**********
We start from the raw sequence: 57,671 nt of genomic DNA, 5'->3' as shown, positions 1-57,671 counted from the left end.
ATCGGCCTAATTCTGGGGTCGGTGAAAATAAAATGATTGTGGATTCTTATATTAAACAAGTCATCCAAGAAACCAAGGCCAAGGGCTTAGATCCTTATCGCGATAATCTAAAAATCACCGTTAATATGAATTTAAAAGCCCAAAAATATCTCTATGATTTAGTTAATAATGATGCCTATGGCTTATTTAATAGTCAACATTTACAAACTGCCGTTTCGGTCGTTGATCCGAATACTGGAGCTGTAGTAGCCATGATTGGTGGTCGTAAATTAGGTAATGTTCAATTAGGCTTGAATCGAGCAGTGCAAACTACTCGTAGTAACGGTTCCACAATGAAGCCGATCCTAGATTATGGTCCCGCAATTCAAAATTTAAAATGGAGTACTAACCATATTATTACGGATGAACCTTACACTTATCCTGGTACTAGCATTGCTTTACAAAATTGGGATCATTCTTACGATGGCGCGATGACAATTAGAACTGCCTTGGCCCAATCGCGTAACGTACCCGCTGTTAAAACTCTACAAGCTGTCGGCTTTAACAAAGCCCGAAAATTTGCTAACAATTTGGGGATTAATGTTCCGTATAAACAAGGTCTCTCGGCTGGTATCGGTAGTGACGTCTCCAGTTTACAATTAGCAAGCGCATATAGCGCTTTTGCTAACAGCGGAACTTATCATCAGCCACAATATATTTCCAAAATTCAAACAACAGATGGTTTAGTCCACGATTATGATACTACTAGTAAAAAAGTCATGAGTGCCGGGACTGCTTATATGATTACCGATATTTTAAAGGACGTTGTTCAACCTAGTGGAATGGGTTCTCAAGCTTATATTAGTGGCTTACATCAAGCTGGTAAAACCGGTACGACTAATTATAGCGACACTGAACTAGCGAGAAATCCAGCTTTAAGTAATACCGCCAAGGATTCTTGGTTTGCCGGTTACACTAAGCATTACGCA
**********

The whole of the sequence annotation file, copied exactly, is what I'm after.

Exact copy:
We start from the raw sequence: 57,671 nt of genomic DNA, 5'->3' as shown, positions 1-57,671 counted from the left end.
ATCGGCCTAATTCTGGGGTCGGTGAAAATAAAATGATTGTGGATTCTTATATTAAACAAGTCATCCAAGAAACCAAGGCCAAGGGCTTAGATCCTTATCGCGATAATCTAAAAATCACCGTTAATATGAATTTAAAAGCCCAAAAATATCTCTATGATTTAGTTAATAATGATGCCTATGGCTTATTTAATAGTCAACATTTACAAACTGCCGTTTCGGTCGTTGATCCGAATACTGGAGCTGTAGTAGCCATGATTGGTGGTCGTAAATTAGGTAATGTTCAATTAGGCTTGAATCGAGCAGTGCAAACTACTCGTAGTAACGGTTCCACAATGAAGCCGATCCTAGATTATGGTCCCGCAATTCAAAATTTAAAATGGAGTACTAACCATATTATTACGGATGAACCTTACACTTATCCTGGTACTAGCATTGCTTTACAAAATTGGGATCATTCTTACGATGGCGCGATGACAATTAGAACTGCCTTGGCCCAATCGCGTAACGTACCCGCTGTTAAAACTCTACAAGCTGTCGGCTTTAACAAAGCCCGAAAATTTGCTAACAATTTGGGGATTAATGTTCCGTATAAACAAGGTCTCTCGGCTGGTATCGGTAGTGACGTCTCCAGTTTACAATTAGCAAGCGCATATAGCGCTTTTGCTAACAGCGGAACTTATCATCAGCCACAATATATTTCCAAAATTCAAACAACAGATGGTTTAGTCCACGATTATGATACTACTAGTAAAAAAGTCATGAGTGCCGGGACTGCTTATATGATTACCGATATTTTAAAGGACGTTGTTCAACCTAGTGGAATGGGTTCTCAAGCTTATATTAGTGGCTTACATCAAGCTGGTAAAACCGGTACGACTAATTATAGCGACACTGAACTAGCGAGAAATCCAGCTTTAAGTAATACCGCCAAGGATTCTTGGTTTGCCGGTTACACTAAGCATTACGCA